Temple asks:

Do you feel I should always include references, or just if they specifically ask?

Short answer: Always.

Long answer: there’s no sense in saying “references available upon request.” They know that already. What kind of applicant won’t provide references?

This guuuuuuuy!
What has two thumbs and isn’t willing to divulge his employment history?

You’re basically just making them take an extra step to get information they want and, not unimportantly, you want them to have. You’re the PA here; you should be jumping through hoops, not them.

Presumably, your references are people you like, and who like you. You don’t want to be throwing their phone number and email around to random people. But that’s not what you’re doing. You’re giving their contact info to someone you plan on working with for the next five seasons (hopefully). You better hope you can trust them.

On the subject of references, they go in your cover letter, not your resume. References take up a lot of real estate (name, title, phone number, email). You put that on a resume, and it’s pretty clear you don’t have nearly enough credits to fill a page.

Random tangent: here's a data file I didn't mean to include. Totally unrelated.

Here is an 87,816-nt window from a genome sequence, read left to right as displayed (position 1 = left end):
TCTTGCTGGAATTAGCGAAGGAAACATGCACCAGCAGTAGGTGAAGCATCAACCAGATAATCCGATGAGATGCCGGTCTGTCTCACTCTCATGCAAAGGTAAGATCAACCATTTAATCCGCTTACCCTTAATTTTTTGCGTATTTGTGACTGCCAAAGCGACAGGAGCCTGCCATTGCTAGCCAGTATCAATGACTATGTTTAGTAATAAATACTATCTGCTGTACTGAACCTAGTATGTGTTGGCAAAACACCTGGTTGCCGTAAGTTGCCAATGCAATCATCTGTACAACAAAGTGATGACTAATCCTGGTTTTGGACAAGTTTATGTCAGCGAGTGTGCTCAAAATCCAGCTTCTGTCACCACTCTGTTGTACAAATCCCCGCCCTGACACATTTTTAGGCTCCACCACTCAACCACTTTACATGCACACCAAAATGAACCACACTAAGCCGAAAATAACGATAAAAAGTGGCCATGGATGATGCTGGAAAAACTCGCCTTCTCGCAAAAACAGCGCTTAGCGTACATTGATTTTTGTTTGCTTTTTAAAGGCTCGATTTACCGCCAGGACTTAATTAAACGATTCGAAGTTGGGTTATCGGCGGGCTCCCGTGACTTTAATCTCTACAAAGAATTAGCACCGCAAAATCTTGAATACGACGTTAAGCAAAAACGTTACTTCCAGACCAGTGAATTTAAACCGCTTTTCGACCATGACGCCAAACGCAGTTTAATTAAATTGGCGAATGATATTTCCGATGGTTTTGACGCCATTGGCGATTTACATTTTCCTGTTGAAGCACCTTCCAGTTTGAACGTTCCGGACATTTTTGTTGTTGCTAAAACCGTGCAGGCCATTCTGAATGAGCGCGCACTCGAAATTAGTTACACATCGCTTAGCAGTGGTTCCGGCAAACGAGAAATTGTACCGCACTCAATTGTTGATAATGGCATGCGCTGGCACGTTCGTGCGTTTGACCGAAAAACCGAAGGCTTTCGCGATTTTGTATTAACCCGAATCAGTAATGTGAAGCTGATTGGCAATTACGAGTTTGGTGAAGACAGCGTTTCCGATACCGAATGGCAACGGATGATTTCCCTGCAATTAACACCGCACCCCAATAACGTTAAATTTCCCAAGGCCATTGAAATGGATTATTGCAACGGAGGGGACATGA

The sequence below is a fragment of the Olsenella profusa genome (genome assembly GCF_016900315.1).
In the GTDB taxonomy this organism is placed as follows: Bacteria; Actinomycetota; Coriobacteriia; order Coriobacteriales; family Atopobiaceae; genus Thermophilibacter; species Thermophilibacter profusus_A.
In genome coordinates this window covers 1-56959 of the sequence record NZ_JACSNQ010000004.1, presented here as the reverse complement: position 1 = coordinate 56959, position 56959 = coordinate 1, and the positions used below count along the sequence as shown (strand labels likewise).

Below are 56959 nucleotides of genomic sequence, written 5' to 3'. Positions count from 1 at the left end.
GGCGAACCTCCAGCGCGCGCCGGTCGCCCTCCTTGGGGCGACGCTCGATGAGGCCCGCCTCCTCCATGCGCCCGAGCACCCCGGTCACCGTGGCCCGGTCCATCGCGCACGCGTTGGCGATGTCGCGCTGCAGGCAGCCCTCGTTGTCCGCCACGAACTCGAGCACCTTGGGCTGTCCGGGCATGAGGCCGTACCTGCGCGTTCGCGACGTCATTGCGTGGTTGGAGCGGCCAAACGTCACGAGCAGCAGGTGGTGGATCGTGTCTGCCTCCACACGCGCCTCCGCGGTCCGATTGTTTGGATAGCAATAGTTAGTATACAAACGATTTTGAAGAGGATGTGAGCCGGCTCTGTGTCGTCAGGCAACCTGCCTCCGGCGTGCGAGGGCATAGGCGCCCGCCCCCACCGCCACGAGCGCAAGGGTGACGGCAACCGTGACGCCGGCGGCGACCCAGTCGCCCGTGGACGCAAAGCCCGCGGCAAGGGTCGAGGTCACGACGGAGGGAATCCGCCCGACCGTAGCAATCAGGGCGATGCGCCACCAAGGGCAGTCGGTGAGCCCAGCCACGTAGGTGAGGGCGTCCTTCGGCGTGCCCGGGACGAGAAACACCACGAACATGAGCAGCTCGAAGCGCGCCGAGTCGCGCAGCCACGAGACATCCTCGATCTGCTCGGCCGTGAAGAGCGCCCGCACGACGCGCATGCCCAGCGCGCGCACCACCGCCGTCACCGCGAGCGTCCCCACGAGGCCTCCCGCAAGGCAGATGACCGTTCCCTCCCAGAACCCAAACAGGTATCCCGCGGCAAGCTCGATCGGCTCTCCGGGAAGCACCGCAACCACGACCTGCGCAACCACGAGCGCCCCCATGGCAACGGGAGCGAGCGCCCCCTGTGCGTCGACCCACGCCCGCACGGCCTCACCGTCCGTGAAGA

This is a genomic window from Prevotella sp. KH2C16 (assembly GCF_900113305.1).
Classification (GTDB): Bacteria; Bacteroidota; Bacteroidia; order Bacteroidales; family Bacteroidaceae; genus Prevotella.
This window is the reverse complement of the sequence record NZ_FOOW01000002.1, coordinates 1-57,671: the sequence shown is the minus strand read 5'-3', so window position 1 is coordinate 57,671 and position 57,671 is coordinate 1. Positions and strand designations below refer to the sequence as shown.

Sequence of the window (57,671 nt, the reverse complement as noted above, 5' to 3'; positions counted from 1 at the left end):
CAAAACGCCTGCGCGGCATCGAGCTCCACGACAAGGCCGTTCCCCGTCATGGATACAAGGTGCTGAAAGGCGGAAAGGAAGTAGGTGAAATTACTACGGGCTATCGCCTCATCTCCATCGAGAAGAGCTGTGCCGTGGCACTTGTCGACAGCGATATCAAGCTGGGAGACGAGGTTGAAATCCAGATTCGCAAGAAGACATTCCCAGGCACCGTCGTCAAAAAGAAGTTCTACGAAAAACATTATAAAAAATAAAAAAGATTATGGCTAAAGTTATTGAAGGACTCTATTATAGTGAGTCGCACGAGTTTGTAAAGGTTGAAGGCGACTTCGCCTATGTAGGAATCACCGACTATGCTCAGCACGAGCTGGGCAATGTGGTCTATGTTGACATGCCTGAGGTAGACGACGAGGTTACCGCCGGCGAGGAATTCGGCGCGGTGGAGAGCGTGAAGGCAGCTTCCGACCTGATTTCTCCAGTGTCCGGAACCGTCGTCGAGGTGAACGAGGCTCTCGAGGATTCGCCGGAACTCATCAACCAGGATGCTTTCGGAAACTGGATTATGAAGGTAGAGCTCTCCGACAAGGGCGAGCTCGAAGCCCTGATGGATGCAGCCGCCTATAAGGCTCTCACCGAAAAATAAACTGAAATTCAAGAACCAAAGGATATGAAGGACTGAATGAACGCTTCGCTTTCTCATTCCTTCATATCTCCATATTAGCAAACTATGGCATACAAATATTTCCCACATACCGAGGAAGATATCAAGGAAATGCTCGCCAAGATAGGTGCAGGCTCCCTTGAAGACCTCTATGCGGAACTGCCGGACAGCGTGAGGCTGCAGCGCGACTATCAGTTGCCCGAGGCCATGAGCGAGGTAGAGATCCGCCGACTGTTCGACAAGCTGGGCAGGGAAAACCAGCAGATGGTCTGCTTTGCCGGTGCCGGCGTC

Your inclination will probably be to list your three favorite past bosses. (Or, rather, the ones who liked you the most.) This might be a mistake.

I know a coordinator who specifically does not call the references PAs provide him. Instead, he looks up coordinators from shows on the PA’s resume, but whose contact the PA didn’t offer. He figures those coordinators will tell him the real truth about said PA.

Ever since he told me that, I’ve always held back one reference. Not my best one, but still, someone who likes me and would recommend me highly.

It’s always a chess game, isn’t it?

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One Response

  1. I’m curious about how to include references on a cover letter- include them within the letter itself? As a footnote?

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